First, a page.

Towards acceptable health information systems quality in low-resource settings: still simple and practical approach?

April 23rd, 2012

I  enjoy reading the publication of Mphatswe et al[1] reporting superb effort to improve health information management practice in a low-resource setting. They claim to perform a simple and practical solution to increase data completeness (from 26% to 64%) and accuracy (from 37% to 65%) applied in prevention of mother-to-child transmission (PMTCT) program in health facilities of Kwazulu-Natal, South Africa.

Even though the quality is much improved, the authors admitted that it was still below the acceptable standard of health information system. We assume that, this great achievement was occurred due to the very poor baseline health information management practice[2]. Once this improvement achieved, the critical point is that do we believe that similar simple and practical recipe will work in the later stage?

This question was driven by two hidden facts in the paper. First, authors did not explain the improvement by the sites of health facilities: urban, semi urban and rural areas. In many low-resource settings, gap of infrastructure, facilities and level of accessibility usually exist. Second, intervention for completeness appeared to be more successful in the delivery wards (increased from 28% to 86%) than in the antenatal clinics (increased from 25% to 63%). In terms of accuracy, virtually no difference existed by the types of services. The final data audit showed that both services reached 65%, started by from 37% in the antenatal care and from 41% in the delivery ward. If explored further, whether this relates to higher number of data element to record in the antenatal care (nearly 1000) than in delivery ward (only 50)? Maybe it is related to the duplication of reporting forms or registries? Or even high load of patients, HIV and non HIV, visiting the antenatal care compared to on duty health professionals?

I believe the uniqueness of changing practical behavior of health professionals in low-resource settings. The case will be more complicated if it involves health information technology and cultivate the culture of information. Sittig and Singh introduced 8 dimensions to be considered in such situation[3]. To ensure good quality data, lesson from Malawi recommend considering rewards and incentives[4]. On contrary, there is limited evidence that financial incentive could change health professionals practice[5]. Whatever the solution to continuously increase and then keep sustain the quality of health information systems, I  support the work of the authors which will be harder and more complicated.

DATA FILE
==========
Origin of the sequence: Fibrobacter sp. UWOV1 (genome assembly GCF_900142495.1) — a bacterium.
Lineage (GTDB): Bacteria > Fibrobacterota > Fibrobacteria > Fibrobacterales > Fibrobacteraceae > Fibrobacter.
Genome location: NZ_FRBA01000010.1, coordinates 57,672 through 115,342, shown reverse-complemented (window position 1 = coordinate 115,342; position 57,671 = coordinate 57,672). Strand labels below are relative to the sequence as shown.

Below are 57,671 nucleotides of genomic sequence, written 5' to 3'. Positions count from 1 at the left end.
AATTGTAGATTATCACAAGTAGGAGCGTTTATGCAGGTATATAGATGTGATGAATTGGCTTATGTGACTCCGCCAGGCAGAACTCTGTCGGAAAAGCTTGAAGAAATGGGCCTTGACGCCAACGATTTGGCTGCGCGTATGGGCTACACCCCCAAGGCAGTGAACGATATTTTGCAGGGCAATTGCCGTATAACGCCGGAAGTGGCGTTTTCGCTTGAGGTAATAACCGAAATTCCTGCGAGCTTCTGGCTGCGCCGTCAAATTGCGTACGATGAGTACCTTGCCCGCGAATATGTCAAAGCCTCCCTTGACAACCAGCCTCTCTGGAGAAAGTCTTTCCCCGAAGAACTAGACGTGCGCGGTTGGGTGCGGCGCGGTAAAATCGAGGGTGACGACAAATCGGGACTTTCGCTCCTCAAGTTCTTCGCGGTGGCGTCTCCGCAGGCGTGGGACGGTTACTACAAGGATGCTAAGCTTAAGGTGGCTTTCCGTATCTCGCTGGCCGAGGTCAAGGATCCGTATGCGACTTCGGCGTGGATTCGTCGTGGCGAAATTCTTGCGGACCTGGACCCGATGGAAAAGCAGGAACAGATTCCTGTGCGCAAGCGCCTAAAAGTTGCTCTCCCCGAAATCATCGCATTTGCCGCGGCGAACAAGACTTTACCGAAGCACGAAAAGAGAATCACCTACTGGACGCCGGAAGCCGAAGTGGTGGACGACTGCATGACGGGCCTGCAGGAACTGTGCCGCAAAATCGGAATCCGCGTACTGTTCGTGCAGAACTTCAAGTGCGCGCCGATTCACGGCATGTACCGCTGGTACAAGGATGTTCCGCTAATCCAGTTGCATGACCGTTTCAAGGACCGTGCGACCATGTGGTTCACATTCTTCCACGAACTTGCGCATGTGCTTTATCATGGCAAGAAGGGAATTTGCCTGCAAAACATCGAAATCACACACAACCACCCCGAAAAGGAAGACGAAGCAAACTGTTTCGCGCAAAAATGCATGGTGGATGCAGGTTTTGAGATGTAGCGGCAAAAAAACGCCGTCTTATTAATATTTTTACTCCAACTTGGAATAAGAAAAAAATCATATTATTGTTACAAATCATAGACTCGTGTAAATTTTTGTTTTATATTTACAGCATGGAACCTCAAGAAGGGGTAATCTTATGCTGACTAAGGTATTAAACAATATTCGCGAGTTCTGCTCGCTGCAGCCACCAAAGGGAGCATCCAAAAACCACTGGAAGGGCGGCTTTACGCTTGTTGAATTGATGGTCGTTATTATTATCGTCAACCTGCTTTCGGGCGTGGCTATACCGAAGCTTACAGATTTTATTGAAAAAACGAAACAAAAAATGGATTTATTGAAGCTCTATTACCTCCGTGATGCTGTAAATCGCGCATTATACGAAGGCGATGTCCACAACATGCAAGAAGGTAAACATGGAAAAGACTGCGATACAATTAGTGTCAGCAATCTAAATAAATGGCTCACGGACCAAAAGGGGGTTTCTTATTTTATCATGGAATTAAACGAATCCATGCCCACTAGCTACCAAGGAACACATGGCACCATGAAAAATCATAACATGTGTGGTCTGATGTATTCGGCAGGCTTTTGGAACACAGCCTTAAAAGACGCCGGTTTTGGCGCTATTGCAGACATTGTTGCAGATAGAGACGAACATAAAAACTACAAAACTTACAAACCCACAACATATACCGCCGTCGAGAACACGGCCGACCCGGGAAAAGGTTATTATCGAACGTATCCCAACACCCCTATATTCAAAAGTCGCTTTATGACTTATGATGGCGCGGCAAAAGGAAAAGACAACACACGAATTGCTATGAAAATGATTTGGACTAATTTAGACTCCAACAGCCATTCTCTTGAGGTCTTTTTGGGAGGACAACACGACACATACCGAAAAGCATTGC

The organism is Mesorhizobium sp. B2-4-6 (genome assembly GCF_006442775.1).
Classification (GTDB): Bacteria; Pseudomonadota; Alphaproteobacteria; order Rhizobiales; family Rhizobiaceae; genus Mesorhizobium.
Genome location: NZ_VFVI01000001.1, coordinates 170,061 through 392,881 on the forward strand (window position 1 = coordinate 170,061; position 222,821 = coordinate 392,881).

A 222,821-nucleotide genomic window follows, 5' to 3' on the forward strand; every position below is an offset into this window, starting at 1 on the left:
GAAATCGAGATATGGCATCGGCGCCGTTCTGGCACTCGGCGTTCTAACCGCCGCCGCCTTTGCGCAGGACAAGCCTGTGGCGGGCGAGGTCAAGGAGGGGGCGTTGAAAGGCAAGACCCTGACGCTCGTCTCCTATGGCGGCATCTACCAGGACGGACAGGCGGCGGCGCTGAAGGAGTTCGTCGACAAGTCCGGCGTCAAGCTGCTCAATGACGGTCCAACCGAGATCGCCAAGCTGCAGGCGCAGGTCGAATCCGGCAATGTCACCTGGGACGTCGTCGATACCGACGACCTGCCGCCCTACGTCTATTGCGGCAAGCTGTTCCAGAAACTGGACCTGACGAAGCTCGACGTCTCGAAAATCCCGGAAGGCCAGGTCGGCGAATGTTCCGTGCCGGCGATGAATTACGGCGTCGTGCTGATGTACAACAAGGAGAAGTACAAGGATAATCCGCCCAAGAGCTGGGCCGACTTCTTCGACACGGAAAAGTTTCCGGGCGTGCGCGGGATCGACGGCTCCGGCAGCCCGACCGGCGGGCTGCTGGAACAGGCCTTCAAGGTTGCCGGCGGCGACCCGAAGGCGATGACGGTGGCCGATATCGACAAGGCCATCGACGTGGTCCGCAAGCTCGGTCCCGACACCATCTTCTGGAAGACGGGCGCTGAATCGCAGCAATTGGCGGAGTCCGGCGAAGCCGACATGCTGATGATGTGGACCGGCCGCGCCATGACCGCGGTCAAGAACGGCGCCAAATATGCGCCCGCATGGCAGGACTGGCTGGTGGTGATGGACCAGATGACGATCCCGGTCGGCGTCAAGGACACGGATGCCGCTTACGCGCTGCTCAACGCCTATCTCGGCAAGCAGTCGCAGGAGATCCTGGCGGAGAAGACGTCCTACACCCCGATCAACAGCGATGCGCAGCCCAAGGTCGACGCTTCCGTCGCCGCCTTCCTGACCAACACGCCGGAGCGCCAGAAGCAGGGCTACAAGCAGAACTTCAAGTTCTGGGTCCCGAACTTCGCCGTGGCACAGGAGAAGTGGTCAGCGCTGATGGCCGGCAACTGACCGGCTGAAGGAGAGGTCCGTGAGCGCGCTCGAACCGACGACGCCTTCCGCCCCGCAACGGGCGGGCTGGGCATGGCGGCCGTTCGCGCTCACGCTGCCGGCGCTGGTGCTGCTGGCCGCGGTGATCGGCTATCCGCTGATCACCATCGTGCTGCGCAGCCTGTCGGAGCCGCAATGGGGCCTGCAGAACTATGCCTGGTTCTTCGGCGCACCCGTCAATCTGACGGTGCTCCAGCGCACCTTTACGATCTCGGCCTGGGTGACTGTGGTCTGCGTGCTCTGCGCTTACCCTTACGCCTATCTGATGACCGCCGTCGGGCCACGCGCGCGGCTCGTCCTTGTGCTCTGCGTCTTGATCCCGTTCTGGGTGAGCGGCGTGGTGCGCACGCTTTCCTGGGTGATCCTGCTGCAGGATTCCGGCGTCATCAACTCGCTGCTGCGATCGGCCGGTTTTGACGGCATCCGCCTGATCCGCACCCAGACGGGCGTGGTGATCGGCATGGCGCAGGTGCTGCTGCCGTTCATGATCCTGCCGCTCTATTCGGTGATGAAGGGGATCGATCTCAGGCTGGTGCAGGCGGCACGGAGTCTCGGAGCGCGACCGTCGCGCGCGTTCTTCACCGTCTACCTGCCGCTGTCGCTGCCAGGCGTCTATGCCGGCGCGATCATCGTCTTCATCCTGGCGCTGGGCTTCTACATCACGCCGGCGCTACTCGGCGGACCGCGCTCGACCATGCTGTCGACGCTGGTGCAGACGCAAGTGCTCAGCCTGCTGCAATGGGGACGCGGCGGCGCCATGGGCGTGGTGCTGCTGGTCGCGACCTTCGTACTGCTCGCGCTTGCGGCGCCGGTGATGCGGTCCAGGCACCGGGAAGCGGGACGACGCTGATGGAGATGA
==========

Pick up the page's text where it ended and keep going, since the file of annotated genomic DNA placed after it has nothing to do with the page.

Lastly, Indonesia receives support from Global Fund Round 10 Cross Cutting Health Systems Strengthening to improve health information. One of the main activities is to conduct of data quality assessment at primary health center, hospital and district health offices which will be implemented in 2013. Therefore, further dialogues and experiences to disclose best practices of health information systems quality in low-resource settings are well-appreciated.

References

  1. Mphatswe W, Mate K, Bennett B, et al. Improving public health information: a data quality intervention in KwaZulu-Natal, South Africa. Bull World Health Organ. Mar 1 2012;90(3):176-182.
  2. Mate KS, Bennett B, Mphatswe W, Barker P, Rollins N. Challenges for routine health system data management in a large public programme to prevent mother-to-child HIV transmission in South Africa. PLoS One. 2009;4(5):e5483.
  3. Sittig DF, Singh H. A new sociotechnical model for studying health information technology in complex adaptive healthcare systems. Qual Saf Health Care. Oct 2010;19 Suppl 3:i68-74.
  4. Makombe SD, Hochgesang M, Jahn A, et al. Assessing the quality of data aggregated by antiretroviral treatment clinics in Malawi. Bull World Health Organ. Apr 2008;86(4):310-314.
  5. Flodgren G, Eccles MP, Shepperd S, Scott A, Parmelli E, Beyer FR. An overview of reviews evaluating the effectiveness of financial incentives in changing healthcare professional behaviours and patient outcomes. Cochrane Database Syst Rev. 2011(7):CD009255.

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